Fact Sheet

“Oppenheimer” and Nuclear Risks Today

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“Oppenheimer” and Nuclear Risks Today

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Christopher Nolan’s Oppenheimer is the most high-profile film about nuclear weapons ever made. It’s the tale of the beginning of the atomic age and the man who led the Manhattan Project. Oppenheimer, out in theaters July 21, comes at an incredibly risky time, and the issues it raises are critically important.

Oppenheimer is not just history, and it’s not just a movie.

Today, there are 13,000 nuclear weapons spread across nine countries. Modern nuclear weapons are much more powerful (up to 80 times more powerful) than the bomb Oppenheimer created and those that were used on Hiroshima and Nagasaki.

Nuclear threats also are getting worse. We’re on the precipice of a new nuclear arms race. China’s arsenal is growing. Russia avoided a near-civil war, and at any moment, the war in Ukraine could go nuclear. We’ve had tons of close calls in the past, and with the combination of last century’s weapons and this century’s threats (AI, cyber, terrorism), our luck could run out.

13,100 nuclear weapons in the world

9 countries with nuclear weapons

? more time until our luck runs out

The threat is real: Our nuclear weapons are much more powerful than Oppenheimer's atomic bomb

NTI's Joan Rohlfing and James McKeon break down current nuclear risks in USA Today ahead of the film's July 21 global release.

For Discussion

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Learn about the history of nuclear testing.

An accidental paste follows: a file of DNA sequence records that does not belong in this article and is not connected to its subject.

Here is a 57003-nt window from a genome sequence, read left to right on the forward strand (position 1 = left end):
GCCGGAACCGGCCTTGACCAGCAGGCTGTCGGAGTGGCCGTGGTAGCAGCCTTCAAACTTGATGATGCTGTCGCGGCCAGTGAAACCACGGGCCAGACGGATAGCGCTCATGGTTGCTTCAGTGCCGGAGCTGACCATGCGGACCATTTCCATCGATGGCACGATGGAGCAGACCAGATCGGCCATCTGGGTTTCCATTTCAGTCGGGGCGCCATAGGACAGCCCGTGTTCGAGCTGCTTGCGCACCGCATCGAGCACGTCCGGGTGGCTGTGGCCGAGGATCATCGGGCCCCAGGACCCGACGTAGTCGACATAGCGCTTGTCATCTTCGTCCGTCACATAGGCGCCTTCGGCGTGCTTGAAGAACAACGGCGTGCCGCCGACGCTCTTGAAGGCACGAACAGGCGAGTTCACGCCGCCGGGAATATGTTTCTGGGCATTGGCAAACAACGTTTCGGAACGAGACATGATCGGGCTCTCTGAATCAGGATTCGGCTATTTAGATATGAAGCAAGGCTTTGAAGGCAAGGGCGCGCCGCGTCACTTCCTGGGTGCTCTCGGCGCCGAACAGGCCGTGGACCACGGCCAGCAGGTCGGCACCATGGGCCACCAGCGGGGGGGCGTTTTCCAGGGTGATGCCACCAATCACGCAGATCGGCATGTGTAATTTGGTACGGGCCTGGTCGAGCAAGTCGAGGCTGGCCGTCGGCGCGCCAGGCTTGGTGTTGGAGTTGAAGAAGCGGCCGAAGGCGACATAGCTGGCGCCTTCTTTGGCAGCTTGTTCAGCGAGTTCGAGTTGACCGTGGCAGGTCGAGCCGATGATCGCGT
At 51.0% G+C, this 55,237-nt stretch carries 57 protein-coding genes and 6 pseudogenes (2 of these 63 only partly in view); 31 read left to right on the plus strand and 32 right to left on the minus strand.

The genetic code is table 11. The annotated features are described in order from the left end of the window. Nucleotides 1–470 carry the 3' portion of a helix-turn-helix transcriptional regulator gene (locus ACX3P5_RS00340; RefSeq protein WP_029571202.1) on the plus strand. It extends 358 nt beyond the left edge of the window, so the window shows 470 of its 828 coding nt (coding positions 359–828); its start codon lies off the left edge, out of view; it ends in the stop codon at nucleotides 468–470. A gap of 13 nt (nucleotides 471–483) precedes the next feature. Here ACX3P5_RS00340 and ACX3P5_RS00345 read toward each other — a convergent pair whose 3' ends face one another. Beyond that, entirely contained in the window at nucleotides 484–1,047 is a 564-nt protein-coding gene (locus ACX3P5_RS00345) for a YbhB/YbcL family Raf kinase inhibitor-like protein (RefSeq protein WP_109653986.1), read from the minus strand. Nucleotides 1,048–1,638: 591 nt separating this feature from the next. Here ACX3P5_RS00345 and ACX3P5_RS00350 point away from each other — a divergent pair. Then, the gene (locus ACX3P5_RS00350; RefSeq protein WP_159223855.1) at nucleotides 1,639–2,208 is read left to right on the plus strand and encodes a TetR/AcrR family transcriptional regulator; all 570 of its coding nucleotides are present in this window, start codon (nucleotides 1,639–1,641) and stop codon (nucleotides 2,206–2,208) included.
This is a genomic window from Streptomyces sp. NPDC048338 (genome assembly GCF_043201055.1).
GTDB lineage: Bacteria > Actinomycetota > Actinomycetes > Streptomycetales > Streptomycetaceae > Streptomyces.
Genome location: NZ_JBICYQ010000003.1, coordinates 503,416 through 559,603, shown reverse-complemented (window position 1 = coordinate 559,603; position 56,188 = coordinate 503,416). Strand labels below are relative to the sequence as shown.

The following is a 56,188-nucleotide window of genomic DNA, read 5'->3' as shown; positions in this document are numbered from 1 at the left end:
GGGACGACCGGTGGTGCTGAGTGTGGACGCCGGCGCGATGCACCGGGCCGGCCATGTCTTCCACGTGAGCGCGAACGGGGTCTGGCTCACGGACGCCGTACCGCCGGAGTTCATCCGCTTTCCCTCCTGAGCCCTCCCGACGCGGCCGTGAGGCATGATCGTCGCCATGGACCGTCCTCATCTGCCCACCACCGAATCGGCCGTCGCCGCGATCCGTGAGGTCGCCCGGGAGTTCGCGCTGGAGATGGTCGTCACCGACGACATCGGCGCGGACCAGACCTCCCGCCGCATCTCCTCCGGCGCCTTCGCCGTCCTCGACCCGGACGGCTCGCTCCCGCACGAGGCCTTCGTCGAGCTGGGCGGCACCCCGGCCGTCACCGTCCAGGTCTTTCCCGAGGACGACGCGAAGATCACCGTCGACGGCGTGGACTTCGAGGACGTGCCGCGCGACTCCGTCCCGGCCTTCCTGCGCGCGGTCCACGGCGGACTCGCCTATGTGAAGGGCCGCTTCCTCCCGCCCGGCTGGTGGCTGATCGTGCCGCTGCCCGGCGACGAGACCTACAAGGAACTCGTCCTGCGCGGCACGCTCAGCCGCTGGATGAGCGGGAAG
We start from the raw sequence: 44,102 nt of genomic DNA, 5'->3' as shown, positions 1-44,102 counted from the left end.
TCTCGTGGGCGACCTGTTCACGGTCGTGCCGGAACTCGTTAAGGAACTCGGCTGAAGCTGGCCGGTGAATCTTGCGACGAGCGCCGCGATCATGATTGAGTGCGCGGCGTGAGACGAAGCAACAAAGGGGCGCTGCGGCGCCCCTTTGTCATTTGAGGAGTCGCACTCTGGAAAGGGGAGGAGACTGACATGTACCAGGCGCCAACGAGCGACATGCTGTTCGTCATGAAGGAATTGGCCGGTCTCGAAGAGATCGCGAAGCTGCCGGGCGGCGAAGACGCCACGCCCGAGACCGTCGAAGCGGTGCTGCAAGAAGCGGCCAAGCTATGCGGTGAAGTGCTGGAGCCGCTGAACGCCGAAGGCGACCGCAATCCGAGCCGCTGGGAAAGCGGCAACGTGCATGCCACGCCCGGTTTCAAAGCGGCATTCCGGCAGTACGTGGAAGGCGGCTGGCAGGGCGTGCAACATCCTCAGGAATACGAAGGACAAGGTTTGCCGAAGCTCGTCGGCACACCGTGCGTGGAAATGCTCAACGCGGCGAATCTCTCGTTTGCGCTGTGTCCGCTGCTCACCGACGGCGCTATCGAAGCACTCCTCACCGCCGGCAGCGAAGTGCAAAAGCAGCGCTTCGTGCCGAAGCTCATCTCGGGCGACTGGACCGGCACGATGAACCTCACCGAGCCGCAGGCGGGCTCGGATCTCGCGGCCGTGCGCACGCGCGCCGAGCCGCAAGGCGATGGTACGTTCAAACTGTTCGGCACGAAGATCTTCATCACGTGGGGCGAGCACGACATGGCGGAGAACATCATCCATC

Nuclear Nonproliferation Regime Tutorial

Learn about efforts to control the spread of nuclear weapons and eliminate them altogether.

History of the Nuclear World: A Series

The history behind America's quest to build the Bomb, written by nuclear expert Joe Cirincione.

Take Action: Join #CranesForOurFuture

Join people across the globe August 4-9 to demand a more peaceful, hopeful future by folding and sharing a paper crane or graphic on social media with the hashtag #CranesForOurFuture. Together, we can create a world without nuclear weapons.

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Experts Available to Discuss "Oppenheimer"

NTI experts can help put the film in context for reporters and reviewers.

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Our Work to Reduce Nuclear Risks

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What if a hacker shut down the security system at a highly sensitive nuclear materials storage facility, giving access to terrorists seeking highly enriched uranium to make a bomb?


Oppenheimer started the nuclear age. Together, we can help end it and build a safer world for generations to come.

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Statement by the EASLG: Advancing Global Nuclear “Fail-Safe”

Statement by the EASLG: Advancing Global Nuclear “Fail-Safe”

EASLG leaders Des Browne, Wolfgang Ischinger, Igor Ivanov, Ernest J. Moniz, and Sam Nunn, along with 34 dignitaries from 12 countries, call for all nuclear-weapons states to conduct internal reviews of their nuclear command-and-control and weapons systems.

The Failsafe Review

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The Failsafe Review

Modern technologies like cyber are introducing new risks to nuclear systems and underscore the need and urgency of conducting a new failsafe review.


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